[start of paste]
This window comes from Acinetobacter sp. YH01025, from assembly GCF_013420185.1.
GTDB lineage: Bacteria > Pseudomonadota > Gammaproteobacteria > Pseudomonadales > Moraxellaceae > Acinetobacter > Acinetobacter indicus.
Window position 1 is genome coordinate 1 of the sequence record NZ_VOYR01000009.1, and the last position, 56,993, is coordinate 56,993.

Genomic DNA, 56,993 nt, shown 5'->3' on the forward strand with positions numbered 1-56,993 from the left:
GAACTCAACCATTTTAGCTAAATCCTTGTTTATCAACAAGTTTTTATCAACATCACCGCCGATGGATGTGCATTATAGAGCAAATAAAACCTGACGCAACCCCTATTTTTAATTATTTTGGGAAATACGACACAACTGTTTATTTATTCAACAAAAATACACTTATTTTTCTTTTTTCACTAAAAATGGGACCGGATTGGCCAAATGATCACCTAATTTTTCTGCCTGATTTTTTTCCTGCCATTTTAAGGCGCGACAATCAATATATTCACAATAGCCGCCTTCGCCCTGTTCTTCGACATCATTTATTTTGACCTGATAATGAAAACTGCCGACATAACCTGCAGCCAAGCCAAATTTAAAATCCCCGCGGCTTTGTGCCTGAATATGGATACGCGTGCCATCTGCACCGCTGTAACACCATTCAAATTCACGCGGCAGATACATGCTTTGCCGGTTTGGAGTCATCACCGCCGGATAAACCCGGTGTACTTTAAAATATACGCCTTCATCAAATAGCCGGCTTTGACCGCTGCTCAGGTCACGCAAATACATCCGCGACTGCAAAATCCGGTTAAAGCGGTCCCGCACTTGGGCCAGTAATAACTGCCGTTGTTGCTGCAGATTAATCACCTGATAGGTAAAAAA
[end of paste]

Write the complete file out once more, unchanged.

This window comes from Acinetobacter sp. YH01025, from assembly GCF_013420185.1.
GTDB lineage: Bacteria > Pseudomonadota > Gammaproteobacteria > Pseudomonadales > Moraxellaceae > Acinetobacter > Acinetobacter indicus.
Window position 1 is genome coordinate 1 of the sequence record NZ_VOYR01000009.1, and the last position, 56,993, is coordinate 56,993.

Genomic DNA, 56,993 nt, shown 5'->3' on the forward strand with positions numbered 1-56,993 from the left:
GAACTCAACCATTTTAGCTAAATCCTTGTTTATCAACAAGTTTTTATCAACATCACCGCCGATGGATGTGCATTATAGAGCAAATAAAACCTGACGCAACCCCTATTTTTAATTATTTTGGGAAATACGACACAACTGTTTATTTATTCAACAAAAATACACTTATTTTTCTTTTTTCACTAAAAATGGGACCGGATTGGCCAAATGATCACCTAATTTTTCTGCCTGATTTTTTTCCTGCCATTTTAAGGCGCGACAATCAATATATTCACAATAGCCGCCTTCGCCCTGTTCTTCGACATCATTTATTTTGACCTGATAATGAAAACTGCCGACATAACCTGCAGCCAAGCCAAATTTAAAATCCCCGCGGCTTTGTGCCTGAATATGGATACGCGTGCCATCTGCACCGCTGTAACACCATTCAAATTCACGCGGCAGATACATGCTTTGCCGGTTTGGAGTCATCACCGCCGGATAAACCCGGTGTACTTTAAAATATACGCCTTCATCAAATAGCCGGCTTTGACCGCTGCTCAGGTCACGCAAATACATCCGCGACTGCAAAATCCGGTTAAAGCGGTCCCGCACTTGGGCCAGTAATAACTGCCGTTGTTGCTGCAGATTAATCACCTGATAGGTAAAAAA